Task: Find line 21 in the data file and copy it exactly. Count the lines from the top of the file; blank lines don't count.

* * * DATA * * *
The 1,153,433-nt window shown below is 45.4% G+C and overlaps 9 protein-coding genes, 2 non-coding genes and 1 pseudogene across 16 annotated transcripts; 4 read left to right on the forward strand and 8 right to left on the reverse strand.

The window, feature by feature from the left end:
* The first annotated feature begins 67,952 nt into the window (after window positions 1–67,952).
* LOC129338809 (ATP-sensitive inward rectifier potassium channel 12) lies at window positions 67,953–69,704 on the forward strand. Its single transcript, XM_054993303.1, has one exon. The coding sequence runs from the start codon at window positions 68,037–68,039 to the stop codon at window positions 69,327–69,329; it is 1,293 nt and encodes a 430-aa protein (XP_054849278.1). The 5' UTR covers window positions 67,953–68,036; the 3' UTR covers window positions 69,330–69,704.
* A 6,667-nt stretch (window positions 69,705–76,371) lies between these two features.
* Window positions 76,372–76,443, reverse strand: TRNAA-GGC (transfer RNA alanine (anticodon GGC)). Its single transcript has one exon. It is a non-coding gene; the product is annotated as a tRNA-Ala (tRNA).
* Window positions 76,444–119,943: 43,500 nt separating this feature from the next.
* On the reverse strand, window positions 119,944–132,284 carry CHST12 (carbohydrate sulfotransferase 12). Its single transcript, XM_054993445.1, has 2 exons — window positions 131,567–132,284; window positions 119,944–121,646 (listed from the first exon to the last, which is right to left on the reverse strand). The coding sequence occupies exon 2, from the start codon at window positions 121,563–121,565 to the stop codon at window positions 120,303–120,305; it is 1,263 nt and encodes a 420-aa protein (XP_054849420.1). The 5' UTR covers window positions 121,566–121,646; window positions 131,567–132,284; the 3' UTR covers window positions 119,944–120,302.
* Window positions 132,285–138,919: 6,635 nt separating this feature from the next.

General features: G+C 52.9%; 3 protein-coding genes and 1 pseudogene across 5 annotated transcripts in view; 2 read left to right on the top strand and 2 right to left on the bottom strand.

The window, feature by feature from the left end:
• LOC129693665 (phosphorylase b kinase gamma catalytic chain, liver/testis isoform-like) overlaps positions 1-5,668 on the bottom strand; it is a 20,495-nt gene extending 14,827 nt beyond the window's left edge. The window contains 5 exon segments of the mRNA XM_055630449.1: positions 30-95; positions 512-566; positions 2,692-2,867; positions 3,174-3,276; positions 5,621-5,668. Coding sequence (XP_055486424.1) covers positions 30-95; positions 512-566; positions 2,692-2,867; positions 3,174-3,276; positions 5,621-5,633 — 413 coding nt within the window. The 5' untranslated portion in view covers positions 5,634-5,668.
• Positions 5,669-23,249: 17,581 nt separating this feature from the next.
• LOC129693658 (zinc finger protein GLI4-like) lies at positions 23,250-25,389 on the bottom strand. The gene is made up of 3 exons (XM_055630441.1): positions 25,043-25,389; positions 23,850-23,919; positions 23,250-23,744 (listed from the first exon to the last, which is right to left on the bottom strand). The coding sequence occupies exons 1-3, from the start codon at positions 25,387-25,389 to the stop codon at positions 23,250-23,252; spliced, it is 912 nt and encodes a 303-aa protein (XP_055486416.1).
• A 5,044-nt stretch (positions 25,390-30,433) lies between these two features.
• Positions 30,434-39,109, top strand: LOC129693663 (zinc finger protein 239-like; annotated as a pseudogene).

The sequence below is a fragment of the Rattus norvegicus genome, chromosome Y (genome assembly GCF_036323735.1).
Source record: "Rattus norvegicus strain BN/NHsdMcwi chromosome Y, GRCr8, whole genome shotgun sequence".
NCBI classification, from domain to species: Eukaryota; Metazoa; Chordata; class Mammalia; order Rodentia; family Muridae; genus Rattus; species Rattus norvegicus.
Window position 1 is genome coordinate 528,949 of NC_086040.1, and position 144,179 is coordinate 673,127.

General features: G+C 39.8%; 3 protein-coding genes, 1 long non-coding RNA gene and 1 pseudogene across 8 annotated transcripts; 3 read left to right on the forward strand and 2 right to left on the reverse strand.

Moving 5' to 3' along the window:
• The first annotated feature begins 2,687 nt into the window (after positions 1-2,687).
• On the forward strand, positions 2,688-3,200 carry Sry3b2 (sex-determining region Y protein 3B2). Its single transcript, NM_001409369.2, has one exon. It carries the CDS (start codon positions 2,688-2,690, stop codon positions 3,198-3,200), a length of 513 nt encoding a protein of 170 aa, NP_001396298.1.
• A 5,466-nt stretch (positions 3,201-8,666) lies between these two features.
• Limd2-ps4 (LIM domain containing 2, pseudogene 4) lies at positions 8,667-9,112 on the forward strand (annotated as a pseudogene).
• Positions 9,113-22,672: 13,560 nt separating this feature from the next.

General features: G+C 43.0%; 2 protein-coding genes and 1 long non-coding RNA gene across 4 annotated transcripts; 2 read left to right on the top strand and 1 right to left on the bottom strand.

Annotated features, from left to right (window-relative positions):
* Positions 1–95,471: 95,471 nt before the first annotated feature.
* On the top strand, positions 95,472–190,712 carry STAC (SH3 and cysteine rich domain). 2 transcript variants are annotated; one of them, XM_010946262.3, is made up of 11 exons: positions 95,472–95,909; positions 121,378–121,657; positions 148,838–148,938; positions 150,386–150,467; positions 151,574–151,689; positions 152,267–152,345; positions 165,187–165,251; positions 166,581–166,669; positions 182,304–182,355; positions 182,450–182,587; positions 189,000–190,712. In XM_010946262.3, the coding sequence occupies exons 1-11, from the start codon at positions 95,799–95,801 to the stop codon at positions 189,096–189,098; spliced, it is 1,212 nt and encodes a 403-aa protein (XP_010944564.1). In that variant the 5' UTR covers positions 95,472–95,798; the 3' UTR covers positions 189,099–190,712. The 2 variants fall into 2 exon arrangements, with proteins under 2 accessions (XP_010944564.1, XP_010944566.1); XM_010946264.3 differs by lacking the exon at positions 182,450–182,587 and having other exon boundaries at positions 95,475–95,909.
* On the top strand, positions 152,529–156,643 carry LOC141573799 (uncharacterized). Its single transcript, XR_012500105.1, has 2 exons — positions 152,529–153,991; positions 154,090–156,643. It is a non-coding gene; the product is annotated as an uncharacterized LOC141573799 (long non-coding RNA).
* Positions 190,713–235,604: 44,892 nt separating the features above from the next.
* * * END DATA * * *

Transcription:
General features: G+C 39.8%; 3 protein-coding genes, 1 long non-coding RNA gene and 1 pseudogene across 8 annotated transcripts; 3 read left to right on the forward strand and 2 right to left on the reverse strand.